The goal of the SCA/USFWS Trails Inventory program is to provide the Fish and Wildlife Service with a comprehensive and accurate inventory of all trails on USFWS sites across the country. This is certainly an ambitious project as there are over 600 USFWS sites nationwide. This project will take us to every corner of the country, to high mountains and low deserts through bayous and fjords. We are all extremely excited for this opportunity as it provides the chance to perform an important service to the USFWS, expand our own knowledge and expertise, and experience many different parts of the country for the first time.
Two teams stayed back in Tuscon once all the trainings were complete. Toji Sakamoto, Nick Coppola, Alex Aaker, and Michael Molloy formed the team who would test out the process we had developed with a 10 day hitch. Nick and Michael immediately got started on the task of defeating the technology problems which seemed determined to stop us from properly doing our job. Through their hard work and technological cunning they were able to get everything in order for their first scheduled site visits. In all the teams visited Kofa NWR, Cibola NWR, Bill Williams NWR, and Havasu NWR. They enjoyed spectacular views of palm filled canyons, towering sand stone cliffs and the colorado river while collecting data for the trails inventory. After the work was done the crew took full advantage of the Arizona sunshine and soaked in nearby hot springs before returning to Boise.
The kick off for the Boise Fish TrACS program was on February 1st with 4 days of orientation in the SCA Boise office. We covered everything from group expectations and personal behavior to managing our Access Database and sending a fax. This week also gave us the opportunity to get settled into our new Boise homes and spend a weekend exploring the area before heading to the primary SCA Corps member training.
On February 8th we traveled to Tucson, AZ for the large SCA Corps member training which included the members for the Native Plant, Fire, and Trails teams. The days were bright and warm and the nights were crisp and filled with stars. During our 5 days at the Triangle Y YMCA camp just north of the Catalina Mountains we learned about the history and breadth of the SCA, how to manage risk in the field, how to drive defensively, and the SCA rules, policies, and guidelines. Those of us who were not already certified in wilderness first aid attended a 2 day Wilderness First Aid course held by Aerie Backcountry Medicine. About half of the group already had this level of training or higher so they had the chance to participate in a Leave No Trace Trainer course consisting of 2 days hiking and presenting the principles of LNT and discussing teaching styles. Those members who attended the WFA certification also attended an evening Leave No Trace Awareness Workshop.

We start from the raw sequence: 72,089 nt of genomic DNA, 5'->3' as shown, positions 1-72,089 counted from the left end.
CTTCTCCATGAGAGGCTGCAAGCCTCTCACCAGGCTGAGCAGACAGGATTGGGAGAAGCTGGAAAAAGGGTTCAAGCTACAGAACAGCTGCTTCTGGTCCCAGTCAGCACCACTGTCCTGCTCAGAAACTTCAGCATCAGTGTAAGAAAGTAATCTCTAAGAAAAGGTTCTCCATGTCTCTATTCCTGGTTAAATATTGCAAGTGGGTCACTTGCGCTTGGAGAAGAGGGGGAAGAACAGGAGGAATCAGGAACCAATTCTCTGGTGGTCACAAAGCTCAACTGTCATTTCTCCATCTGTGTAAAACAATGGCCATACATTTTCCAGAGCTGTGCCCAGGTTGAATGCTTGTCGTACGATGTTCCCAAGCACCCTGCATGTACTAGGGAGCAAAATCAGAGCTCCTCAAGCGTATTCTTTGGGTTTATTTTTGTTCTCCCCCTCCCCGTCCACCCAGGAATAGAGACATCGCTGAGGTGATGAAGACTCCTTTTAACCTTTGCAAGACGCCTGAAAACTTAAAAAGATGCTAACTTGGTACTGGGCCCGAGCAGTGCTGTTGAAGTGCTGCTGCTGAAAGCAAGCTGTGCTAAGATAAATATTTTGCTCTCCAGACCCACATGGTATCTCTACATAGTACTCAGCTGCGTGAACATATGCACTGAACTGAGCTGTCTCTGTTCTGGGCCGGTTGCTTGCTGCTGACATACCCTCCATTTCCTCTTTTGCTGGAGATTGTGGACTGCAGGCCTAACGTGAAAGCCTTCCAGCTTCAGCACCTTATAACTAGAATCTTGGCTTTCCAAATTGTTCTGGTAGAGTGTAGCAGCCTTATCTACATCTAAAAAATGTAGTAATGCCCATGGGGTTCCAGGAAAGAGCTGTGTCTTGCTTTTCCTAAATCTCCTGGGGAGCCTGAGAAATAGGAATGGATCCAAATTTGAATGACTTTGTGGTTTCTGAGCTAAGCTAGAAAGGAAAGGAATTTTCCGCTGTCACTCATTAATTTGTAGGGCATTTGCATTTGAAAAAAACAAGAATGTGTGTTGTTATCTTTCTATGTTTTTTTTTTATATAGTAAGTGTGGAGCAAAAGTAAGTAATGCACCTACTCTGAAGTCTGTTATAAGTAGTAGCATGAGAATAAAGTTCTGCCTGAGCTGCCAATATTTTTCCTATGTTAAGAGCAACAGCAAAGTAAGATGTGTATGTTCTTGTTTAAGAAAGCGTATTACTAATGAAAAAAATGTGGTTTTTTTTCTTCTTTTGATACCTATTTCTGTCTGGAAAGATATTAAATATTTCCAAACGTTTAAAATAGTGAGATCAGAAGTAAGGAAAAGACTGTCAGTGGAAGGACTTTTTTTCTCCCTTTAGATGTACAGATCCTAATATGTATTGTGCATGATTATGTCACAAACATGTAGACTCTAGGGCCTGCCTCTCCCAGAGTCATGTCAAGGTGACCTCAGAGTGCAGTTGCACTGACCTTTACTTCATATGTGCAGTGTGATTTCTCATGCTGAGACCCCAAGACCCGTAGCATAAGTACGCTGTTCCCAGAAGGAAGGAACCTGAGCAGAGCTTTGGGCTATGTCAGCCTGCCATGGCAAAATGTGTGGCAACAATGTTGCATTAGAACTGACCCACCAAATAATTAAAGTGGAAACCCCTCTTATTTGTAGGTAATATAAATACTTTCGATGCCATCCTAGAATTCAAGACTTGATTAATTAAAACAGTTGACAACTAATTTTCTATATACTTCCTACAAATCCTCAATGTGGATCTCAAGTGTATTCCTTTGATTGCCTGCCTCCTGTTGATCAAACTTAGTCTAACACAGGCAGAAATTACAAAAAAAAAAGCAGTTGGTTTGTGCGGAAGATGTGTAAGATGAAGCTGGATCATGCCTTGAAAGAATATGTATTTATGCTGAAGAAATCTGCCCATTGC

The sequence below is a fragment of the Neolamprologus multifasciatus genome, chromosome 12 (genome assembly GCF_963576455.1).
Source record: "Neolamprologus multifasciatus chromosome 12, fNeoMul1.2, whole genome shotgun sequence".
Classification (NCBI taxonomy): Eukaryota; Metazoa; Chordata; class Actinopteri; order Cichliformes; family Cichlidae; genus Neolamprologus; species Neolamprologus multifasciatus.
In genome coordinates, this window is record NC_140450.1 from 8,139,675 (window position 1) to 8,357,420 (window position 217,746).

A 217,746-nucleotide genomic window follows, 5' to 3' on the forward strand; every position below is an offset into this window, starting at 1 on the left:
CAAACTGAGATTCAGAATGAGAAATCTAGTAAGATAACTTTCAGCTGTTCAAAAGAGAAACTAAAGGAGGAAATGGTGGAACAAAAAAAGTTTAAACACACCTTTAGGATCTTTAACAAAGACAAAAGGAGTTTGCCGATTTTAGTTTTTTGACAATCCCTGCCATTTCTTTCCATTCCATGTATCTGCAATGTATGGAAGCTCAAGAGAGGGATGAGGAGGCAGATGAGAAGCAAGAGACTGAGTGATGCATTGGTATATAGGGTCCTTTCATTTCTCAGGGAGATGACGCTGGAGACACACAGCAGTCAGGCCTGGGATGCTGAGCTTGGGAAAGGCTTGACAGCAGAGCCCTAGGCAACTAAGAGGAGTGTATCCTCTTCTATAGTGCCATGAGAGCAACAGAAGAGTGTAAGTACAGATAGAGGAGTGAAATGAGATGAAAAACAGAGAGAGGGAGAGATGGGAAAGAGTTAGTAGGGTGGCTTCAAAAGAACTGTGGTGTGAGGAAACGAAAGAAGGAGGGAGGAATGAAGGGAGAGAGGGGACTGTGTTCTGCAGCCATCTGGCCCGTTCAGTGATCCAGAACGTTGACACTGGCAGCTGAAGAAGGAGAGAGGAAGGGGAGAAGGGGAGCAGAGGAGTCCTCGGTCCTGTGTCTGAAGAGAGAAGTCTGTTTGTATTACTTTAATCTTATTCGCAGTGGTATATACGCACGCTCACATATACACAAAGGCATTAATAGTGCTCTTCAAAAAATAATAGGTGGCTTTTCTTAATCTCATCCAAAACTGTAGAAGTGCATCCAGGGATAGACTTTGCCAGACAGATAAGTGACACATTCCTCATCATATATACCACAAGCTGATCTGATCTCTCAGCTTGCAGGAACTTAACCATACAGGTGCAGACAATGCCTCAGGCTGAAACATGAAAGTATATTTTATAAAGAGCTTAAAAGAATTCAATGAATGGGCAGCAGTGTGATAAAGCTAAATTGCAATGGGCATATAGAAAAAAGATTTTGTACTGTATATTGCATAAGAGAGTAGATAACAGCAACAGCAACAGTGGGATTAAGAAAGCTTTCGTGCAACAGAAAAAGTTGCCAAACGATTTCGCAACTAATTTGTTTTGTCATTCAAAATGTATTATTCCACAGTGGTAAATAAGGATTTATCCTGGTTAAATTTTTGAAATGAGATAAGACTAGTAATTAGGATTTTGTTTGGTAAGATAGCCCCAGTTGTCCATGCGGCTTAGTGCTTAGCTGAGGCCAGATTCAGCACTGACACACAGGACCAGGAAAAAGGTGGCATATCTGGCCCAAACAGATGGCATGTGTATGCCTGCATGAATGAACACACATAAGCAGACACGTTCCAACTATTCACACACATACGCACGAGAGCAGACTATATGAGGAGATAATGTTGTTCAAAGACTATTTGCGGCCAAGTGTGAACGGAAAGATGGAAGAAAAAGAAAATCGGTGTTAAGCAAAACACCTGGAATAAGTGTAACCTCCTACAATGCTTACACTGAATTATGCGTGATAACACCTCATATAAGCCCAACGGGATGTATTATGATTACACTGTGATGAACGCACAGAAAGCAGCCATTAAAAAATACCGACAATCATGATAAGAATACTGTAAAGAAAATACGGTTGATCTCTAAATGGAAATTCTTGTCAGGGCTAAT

After our 5 days with the rest of SCA western Corps, we broke off to hold our own field training. We spent 4 days doing “test runs” of the entire data collection process in the field at the Buenos Aires and the San Bernardino NWRs in southern Arizona. We were lucky to have a few folks from the FWS and Federal Highways come out for a portion of the training and help troubleshoot a few questions the group had. We learned the intricacies of the inventory process and familiarized ourselves with the data collection and processing. We also became acutely aware of the technical challenges involved with Trimble units and ESRI software. These difficulties were greatly alleviated by the staff at the Buenos Aires NWR who let us use their visitors center conference room for the better part of 2 days. Their hospitality made the training much more productive. On the 18th, 7 of us flew back to Boise from the Tucson airport. Tyler, Michael, Toji, Alex, and Nick stayed in Arizona to prepare a mini hitch covering the rest of the state.